The children stand in turn to report on state capitals, state mottoes, and state flowers. They know other things, too. Terry says “shit” but knows how to pretend he said something else. “Masturbation is next in health class. I heard it,” Myra says on the way to recess. Benny, who is cocky and loud and fast with his math, sews through the tough skin on his palm and the ends of each finger during lunch. He’s using the needle of a girl who watches him with fascination, and when I tell him he shouldn’t poke himself with anyone’s needle, the girl says “AIDS” to me. But they aren’t alarmed, and the thread that he laces through his skin is bloodless.
The rat drinks again during the social studies test. Tip, tip, tip, tip. Barry stares out the window and not at his test, popping out of his seat in frustration. “Can I go to the bathroom?” he asks. “Can I get a drink?” He pulls the rat out of the cage and lets it crawl on his arms a while. He never finishes the test, or begins it; like the six children in the special education class I will teach a few days later, he can barely read or write. In that class, I will teach the state capitals to children who cannot find Utah or Nevada on a map but who look earnestly for them, running their fingers across the photocopied borders and pointing to Wyoming because they cannot pronounce it. In that class, too, I will help Karl sound out the impossible word “menagerie” and tell him what a statue is. He will shorten my name to Miss L, and then he will, when the bell rings, disappear.
Fall / Fallbrook Street Elementary School
The school is a cluster of beige buildings that look as if they could be leveled with a baseball bat, but they sit on a knoll above the town and its palms, its blue-gray clouds, green pepper trees, and pastel surfaces. The sun in autumn is as clean as water on the streets and the empty lots and the yellow grass of the playground. The sign proclaiming the school’s name sits on a mound opposite the post office, a painting of four smiling children of four different races. But when I read Mitzi Cormer’s third grade roll I encounter two Matts, two Daniels, a Heather, a Becky, a Timothy, a Shafina, a boy named Montana — no Robertos, no Marias, no Darians. The Hispanic children are taught separately, in their own language, until desegregation is possible.
Fallbrook is north of Escondido and south of Temecula, the very northern tip of San Diego County. It is still a town of feed stores and avocado groves though the farms are giving way to melon-colored stucco houses on streets named Rodeo Queen and Debra Ann. At every curve of Mission Road there are homemade wooden signs advertising lemons, limes, oranges, tangelos, macadamias, avocados, strawberries, pumpkins, or persimmons, depending on the season. More than 50 nurseries stretch in glistening rows from Bonsall to Rainbow, including some devoted to cactus, palms, orchids, citrus, azaleas, and macadamia trees.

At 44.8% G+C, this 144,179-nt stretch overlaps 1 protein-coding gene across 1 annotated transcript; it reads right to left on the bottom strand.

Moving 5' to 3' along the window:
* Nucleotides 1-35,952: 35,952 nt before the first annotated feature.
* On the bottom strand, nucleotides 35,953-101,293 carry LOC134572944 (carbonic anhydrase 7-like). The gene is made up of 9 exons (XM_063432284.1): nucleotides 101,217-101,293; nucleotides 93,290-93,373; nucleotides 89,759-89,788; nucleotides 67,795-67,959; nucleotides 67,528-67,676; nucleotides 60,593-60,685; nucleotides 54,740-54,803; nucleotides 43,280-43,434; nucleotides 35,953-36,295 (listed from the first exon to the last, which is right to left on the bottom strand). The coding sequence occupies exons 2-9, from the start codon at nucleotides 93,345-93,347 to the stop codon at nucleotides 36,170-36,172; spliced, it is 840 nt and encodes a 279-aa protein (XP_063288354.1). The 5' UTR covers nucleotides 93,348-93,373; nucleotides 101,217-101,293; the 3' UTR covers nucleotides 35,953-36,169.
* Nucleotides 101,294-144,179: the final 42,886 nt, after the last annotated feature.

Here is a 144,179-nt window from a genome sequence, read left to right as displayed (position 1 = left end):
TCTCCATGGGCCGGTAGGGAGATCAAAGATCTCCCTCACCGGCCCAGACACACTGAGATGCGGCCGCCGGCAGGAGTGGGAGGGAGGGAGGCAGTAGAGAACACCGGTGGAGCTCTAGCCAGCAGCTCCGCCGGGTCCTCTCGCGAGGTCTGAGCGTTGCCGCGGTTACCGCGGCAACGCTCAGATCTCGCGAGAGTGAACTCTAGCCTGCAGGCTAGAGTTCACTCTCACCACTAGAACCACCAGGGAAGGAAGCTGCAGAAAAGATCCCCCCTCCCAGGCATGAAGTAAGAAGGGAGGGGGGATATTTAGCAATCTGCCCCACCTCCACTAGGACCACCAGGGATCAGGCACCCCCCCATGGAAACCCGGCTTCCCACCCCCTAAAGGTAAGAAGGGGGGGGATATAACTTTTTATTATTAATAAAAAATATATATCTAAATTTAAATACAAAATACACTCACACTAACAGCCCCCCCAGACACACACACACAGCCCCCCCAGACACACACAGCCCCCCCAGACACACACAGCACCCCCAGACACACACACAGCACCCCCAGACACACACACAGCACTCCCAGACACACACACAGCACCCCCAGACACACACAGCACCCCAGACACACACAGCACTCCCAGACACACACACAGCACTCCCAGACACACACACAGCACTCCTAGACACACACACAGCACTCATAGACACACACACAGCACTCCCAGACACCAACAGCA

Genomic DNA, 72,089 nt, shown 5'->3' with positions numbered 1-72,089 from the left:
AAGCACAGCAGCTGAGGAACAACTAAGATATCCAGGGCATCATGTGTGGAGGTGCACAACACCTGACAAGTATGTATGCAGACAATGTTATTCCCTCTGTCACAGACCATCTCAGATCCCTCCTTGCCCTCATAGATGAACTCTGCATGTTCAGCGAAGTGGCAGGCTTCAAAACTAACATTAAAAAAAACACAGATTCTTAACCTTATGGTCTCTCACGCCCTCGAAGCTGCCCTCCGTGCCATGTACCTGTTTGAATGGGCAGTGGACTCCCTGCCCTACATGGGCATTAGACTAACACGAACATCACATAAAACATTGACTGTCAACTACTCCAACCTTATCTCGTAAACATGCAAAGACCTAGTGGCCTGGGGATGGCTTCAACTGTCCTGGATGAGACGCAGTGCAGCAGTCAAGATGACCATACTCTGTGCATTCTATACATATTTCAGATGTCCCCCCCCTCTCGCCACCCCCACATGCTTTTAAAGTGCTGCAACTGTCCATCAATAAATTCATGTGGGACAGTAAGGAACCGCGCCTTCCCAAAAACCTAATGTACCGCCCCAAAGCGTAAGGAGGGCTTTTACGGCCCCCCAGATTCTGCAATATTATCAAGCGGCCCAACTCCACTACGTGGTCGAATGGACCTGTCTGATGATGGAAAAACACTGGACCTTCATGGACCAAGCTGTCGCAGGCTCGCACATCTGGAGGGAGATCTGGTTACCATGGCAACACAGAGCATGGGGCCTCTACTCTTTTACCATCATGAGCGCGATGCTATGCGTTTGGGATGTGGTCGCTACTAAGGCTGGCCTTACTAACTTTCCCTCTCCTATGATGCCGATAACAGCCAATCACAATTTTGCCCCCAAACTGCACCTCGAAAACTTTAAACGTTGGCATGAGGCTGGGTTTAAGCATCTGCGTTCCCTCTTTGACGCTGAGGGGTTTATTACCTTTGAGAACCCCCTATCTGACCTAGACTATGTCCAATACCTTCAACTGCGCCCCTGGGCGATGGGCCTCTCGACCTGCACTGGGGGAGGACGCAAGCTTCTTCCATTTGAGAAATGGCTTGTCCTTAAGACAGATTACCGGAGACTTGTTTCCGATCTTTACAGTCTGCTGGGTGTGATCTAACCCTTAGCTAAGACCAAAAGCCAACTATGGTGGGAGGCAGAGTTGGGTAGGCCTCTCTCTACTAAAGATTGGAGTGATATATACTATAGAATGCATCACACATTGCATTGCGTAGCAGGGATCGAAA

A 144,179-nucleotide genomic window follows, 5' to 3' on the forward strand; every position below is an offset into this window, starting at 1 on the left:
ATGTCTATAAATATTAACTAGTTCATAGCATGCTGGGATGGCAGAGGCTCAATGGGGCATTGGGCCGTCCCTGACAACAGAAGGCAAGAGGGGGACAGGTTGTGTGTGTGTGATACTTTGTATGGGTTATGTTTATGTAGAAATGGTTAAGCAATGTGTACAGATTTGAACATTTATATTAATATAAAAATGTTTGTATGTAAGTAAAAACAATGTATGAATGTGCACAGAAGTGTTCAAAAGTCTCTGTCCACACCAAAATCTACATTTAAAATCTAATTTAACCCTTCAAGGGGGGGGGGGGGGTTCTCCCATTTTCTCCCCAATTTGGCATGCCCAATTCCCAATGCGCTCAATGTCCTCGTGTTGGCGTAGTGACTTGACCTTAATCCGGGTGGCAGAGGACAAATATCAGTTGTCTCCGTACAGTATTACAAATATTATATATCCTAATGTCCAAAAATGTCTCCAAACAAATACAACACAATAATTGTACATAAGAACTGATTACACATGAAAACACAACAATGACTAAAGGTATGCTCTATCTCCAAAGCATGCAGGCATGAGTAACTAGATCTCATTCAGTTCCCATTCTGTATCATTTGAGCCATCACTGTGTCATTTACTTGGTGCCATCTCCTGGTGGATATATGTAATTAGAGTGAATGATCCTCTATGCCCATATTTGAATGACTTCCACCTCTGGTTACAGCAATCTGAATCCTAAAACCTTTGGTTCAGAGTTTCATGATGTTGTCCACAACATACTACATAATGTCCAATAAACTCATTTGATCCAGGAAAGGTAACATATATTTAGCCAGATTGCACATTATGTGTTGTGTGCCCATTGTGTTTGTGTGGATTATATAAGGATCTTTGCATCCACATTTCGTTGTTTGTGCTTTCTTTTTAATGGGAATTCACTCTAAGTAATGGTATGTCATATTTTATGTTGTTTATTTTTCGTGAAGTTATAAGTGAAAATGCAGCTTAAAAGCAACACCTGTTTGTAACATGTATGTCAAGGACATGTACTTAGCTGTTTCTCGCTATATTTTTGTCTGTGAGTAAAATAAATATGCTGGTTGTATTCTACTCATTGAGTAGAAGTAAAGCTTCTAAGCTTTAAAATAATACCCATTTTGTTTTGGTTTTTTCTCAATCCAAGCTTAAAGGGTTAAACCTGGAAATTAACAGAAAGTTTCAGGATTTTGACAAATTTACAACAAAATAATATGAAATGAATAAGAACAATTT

The farming here is done with the help of Mexican labor, legal and illegal. The men who don’t have steady work stand on the corner of Stage Coach and Gum Tree and on the slope in front of St. Peter’s Catholic church and school. The dirt is worn smooth where the men stand every morning and wait for a car to pull up. The border patrol has a station not 15 miles from here, a little to the north on I-15, where traffic is stopped periodically so that officers can check the cars.
People in Fallbrook seem neither to prevent nor discourage this solicitation of work, but there’s a general alarm about the number of Spanish-speaking students in the schools, which are, like most public schools, overcrowded. Before I started subbing, my hairdresser told me her sister’s assigned seat in a class at Fallbrook High was on the floor. She said it was an okay school except for the Indians and the Mexicans. Among the non-Hispanics, there are vague rumors as well about Mexican gangs attacking white athletes on the fields that lie behind the carved wooden sign at the school’s entrance, a handsome Indian headdress bordered by the words “Fallbrook Warriors.”
In Mitzi Cormer’s third grade class, we say the pledge in the morning and sing “My Country ‘Tis of Thee,” land of the pilgrim’s pride, and they write in their journals about the day’s topic, which is birds. Jared, a wide-faced boy with white-blond hair, writes that birds are mean and they crap a lot. Anthony tells me that birds are stupid, an argument he defends by describing how often they slam into windows. He doesn’t want to write about this, though. Anthony and Jared are the class leaders of the week, so they get to walk ahead of us on the way to the playground, the computer lab, the lunchroom, and the bus.
The room is a mass of color and entreaty. There are glossy, pre-printed alphabets, childish sketches of Kachina dolls, charts describing good behavior and class rules, posters encouraging creativity and self-esteem and class unity. The portable with its hollow floor smells like glue and unwashed hands, crayons mashed into carpet, chalk, and perspiration. Papers spill out onto the floor and rip underfoot, pencils roll out of desks, and the covers of books are crushed by the steel disks on the ends of their chairs. It’s hard for third graders to give back rulers, to throw things away, to keep their hair tidy. When they sniffle, they use their hands, and in the course of six hours, two girls break off a baby tooth and grip it in their fingers, rushing up to show me the bloody hole it left behind.
Show and Tell is after lunch. Marina brings a white cat with blue eyes and everyone wants to touch it. They surge around Marina and the long white limbs of the cat, and they put their arms out, stroking the head, the feet, the belly. When the cat has been returned to its cardboard box, we watch Emma hold up a rabbit skin and a ceremonial rain stick, which she turns, with a smile of expectation, upside down so that we can hear the hurtling sound of rain in a stick.